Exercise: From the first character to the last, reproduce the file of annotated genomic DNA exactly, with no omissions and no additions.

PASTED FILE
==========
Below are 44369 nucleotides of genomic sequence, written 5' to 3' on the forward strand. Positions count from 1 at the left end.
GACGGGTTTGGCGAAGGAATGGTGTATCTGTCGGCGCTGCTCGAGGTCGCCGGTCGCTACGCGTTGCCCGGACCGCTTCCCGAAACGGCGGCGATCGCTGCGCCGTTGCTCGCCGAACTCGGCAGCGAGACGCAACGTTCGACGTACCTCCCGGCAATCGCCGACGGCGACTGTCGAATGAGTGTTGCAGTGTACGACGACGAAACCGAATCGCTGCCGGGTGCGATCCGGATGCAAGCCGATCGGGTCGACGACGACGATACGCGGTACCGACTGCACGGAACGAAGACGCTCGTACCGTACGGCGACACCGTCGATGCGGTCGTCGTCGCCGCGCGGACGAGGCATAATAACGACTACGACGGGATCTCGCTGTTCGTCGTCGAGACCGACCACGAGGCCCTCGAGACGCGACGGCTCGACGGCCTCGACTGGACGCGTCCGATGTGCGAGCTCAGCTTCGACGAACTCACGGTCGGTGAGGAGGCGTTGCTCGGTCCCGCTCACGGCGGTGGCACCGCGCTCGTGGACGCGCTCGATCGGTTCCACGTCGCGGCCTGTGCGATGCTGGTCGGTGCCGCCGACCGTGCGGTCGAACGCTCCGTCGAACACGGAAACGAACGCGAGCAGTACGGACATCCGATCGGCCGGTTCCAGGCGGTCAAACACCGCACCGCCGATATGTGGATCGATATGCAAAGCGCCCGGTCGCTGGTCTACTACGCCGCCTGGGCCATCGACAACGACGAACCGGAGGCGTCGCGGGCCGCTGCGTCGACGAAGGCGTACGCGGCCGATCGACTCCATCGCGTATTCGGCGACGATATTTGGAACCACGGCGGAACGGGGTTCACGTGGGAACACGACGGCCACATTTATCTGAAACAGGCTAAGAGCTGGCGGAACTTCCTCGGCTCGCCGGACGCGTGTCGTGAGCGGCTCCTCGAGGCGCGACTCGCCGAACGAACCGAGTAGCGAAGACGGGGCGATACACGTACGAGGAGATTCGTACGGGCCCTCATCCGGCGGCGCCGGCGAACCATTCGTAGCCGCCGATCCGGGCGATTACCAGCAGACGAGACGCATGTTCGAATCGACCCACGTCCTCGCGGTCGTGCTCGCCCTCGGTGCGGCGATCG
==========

Below are 44369 nucleotides of genomic sequence, written 5' to 3' on the forward strand. Positions count from 1 at the left end.
GACGGGTTTGGCGAAGGAATGGTGTATCTGTCGGCGCTGCTCGAGGTCGCCGGTCGCTACGCGTTGCCCGGACCGCTTCCCGAAACGGCGGCGATCGCTGCGCCGTTGCTCGCCGAACTCGGCAGCGAGACGCAACGTTCGACGTACCTCCCGGCAATCGCCGACGGCGACTGTCGAATGAGTGTTGCAGTGTACGACGACGAAACCGAATCGCTGCCGGGTGCGATCCGGATGCAAGCCGATCGGGTCGACGACGACGATACGCGGTACCGACTGCACGGAACGAAGACGCTCGTACCGTACGGCGACACCGTCGATGCGGTCGTCGTCGCCGCGCGGACGAGGCATAATAACGACTACGACGGGATCTCGCTGTTCGTCGTCGAGACCGACCACGAGGCCCTCGAGACGCGACGGCTCGACGGCCTCGACTGGACGCGTCCGATGTGCGAGCTCAGCTTCGACGAACTCACGGTCGGTGAGGAGGCGTTGCTCGGTCCCGCTCACGGCGGTGGCACCGCGCTCGTGGACGCGCTCGATCGGTTCCACGTCGCGGCCTGTGCGATGCTGGTCGGTGCCGCCGACCGTGCGGTCGAACGCTCCGTCGAACACGGAAACGAACGCGAGCAGTACGGACATCCGATCGGCCGGTTCCAGGCGGTCAAACACCGCACCGCCGATATGTGGATCGATATGCAAAGCGCCCGGTCGCTGGTCTACTACGCCGCCTGGGCCATCGACAACGACGAACCGGAGGCGTCGCGGGCCGCTGCGTCGACGAAGGCGTACGCGGCCGATCGACTCCATCGCGTATTCGGCGACGATATTTGGAACCACGGCGGAACGGGGTTCACGTGGGAACACGACGGCCACATTTATCTGAAACAGGCTAAGAGCTGGCGGAACTTCCTCGGCTCGCCGGACGCGTGTCGTGAGCGGCTCCTCGAGGCGCGACTCGCCGAACGAACCGAGTAGCGAAGACGGGGCGATACACGTACGAGGAGATTCGTACGGGCCCTCATCCGGCGGCGCCGGCGAACCATTCGTAGCCGCCGATCCGGGCGATTACCAGCAGACGAGACGCATGTTCGAATCGACCCACGTCCTCGCGGTCGTGCTCGCCCTCGGTGCGGCGATCG